Teacher standards are being judged and debated almost constantly! Whether you’re instructing a class of angels or devils, to some extent, there’s a limit to how much you can feasibly achieve in one lesson. If certain pupils don’t reach their targets, it isn’t due to poor teacher standards alone…
Imagine, for a moment, that you’re a dentist. You see approximately 3000 patients in a month and you’re ready for your inspection and when the inspector arrives, they ask the dreaded question: how many of your patients are on target for having no bad teeth?
‘Well,’ you begin, ‘I do have a large and diverse range of clients, each with their own requirements and needs. It’s a lot of hard work. As a result, 27% of my patients have at least one bad tooth when they visit’.
‘Not good enough,’ replies the inspector. ‘We expect a rate of 95% healthy teeth. Unfortunately, we have to rate your dental practice as inadequate’.
‘But’, you begin, ‘my patients don’t always take my advice, some don’t turn up to appointments at all and others straight-up admit they don’t brush their teeth! I do everything I can possibly do. Once the patient leaves the practice, it’s beyond my control. We do send patients regular reminders that they should come for a check-up and I’m constantly reminding the worst offenders that sugary foods and drinks aren’t going to make matters better when they visit.’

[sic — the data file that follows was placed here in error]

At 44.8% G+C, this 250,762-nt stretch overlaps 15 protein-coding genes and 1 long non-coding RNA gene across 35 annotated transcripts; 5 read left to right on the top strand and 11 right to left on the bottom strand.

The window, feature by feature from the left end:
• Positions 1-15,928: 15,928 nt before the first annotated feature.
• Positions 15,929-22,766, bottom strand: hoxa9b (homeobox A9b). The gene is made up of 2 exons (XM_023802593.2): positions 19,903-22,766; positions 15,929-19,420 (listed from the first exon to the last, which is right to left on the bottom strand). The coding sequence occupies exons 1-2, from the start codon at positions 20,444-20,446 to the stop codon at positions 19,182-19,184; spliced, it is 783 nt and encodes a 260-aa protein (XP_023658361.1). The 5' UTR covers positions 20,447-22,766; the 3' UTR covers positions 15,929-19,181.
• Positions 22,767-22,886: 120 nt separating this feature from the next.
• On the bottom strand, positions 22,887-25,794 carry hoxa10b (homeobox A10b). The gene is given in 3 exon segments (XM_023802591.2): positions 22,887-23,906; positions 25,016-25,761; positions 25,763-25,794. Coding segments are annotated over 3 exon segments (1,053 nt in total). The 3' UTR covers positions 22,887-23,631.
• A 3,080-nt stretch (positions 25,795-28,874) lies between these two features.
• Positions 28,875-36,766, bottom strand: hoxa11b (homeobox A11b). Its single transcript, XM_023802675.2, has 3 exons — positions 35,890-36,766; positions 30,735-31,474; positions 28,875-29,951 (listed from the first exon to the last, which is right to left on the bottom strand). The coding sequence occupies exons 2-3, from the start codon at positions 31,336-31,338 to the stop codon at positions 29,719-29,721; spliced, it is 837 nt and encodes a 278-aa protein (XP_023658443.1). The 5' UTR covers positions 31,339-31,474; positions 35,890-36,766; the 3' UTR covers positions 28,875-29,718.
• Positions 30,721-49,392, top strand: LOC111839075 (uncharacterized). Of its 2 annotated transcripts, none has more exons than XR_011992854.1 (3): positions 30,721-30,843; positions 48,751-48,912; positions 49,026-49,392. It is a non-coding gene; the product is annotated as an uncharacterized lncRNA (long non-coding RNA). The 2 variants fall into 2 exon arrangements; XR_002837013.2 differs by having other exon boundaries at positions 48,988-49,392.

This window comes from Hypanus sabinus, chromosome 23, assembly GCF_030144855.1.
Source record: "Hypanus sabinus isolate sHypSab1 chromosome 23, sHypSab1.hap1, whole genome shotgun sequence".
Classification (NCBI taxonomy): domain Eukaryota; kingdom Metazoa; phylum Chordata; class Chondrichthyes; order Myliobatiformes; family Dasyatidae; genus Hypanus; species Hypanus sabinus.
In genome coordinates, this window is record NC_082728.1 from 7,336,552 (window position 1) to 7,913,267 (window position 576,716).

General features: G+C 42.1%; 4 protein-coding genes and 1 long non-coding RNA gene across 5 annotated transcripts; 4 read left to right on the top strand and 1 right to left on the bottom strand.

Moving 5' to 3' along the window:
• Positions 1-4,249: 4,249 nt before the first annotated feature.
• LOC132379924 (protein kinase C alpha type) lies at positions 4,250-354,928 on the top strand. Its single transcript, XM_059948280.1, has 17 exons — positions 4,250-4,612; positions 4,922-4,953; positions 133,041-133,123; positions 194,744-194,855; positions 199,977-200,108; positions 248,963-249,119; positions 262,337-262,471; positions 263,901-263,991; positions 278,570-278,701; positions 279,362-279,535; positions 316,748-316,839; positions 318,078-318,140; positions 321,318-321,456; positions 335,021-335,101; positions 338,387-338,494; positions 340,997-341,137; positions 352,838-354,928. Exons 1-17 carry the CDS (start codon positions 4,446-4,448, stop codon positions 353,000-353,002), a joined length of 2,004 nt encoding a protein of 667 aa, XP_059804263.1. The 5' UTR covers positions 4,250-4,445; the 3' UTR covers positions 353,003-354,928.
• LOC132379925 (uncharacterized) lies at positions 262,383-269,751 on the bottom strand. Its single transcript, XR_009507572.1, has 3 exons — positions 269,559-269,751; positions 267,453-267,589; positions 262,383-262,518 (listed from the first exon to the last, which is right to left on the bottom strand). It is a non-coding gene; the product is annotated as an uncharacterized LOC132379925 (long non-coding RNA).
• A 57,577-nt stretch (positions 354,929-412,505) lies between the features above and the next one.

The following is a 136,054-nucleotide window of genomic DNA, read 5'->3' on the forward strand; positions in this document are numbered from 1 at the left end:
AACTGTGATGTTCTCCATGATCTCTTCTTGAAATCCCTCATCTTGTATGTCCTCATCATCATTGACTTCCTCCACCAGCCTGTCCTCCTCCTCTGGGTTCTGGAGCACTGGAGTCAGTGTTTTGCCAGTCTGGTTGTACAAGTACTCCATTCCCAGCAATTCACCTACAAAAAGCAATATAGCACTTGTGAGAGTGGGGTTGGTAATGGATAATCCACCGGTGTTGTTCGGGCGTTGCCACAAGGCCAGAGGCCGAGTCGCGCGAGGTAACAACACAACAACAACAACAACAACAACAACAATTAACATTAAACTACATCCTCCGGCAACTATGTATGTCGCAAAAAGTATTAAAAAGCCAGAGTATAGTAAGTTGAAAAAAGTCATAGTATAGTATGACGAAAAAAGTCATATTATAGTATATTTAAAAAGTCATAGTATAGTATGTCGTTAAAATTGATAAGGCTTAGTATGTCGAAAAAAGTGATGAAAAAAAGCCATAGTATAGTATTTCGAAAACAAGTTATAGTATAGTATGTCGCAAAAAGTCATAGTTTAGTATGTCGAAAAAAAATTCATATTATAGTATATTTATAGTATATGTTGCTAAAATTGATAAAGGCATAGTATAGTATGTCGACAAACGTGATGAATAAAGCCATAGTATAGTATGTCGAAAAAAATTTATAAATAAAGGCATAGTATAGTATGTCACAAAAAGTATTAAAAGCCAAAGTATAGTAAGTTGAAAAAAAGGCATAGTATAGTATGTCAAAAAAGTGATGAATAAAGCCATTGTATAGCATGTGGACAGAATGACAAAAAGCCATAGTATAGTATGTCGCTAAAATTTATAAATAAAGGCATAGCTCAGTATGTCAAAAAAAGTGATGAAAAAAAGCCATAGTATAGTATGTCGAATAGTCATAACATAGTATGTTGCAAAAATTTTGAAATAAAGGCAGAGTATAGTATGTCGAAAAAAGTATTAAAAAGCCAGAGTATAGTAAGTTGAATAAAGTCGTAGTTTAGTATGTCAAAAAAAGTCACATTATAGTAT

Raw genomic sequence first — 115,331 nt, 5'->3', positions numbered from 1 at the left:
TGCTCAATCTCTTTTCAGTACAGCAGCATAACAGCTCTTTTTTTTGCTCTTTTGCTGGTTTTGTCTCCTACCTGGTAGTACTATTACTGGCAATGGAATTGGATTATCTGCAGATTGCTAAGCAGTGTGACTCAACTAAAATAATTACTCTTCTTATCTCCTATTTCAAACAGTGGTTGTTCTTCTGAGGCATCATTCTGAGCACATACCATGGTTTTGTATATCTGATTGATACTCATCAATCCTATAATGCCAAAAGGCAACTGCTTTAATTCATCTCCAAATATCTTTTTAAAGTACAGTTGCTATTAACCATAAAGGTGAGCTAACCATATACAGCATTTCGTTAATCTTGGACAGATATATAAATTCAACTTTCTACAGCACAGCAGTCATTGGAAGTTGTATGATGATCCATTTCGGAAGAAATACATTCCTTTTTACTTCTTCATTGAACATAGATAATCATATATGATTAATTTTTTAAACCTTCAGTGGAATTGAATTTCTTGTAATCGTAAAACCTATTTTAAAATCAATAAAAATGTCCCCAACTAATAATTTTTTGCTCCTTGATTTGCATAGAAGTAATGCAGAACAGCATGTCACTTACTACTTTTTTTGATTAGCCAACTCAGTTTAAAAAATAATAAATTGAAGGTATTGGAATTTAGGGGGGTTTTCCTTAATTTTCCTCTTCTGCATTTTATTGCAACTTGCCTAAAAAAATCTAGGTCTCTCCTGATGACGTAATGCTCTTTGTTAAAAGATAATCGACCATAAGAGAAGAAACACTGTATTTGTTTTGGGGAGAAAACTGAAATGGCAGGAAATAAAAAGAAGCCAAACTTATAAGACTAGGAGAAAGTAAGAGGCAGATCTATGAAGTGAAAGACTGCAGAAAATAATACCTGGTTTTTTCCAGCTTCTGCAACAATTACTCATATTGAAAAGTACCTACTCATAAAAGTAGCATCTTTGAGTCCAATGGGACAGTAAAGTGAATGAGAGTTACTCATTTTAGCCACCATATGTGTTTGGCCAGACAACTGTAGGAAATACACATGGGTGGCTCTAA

‘It’s your job to make them follow the advice!’ the inspector replies. You try and speak up again but it’s too little too late. Before you know it, your dental practice is graded inadequate, you’re suddenly on a support plan with someone constantly checking in on how you’re doing with a promise that they’ll return in six months to check that 95% of your patients arrive with perfect teeth. You’ve given everything you can as a dentist, but people are still turning up with holes in their teeth.
Judging a professional on the unforeseeable would, by any and all accounts, be considered unfair. So the question remains, why does it happen to teachers?
Now. Imagine, for a moment, that you’re a mechanic…
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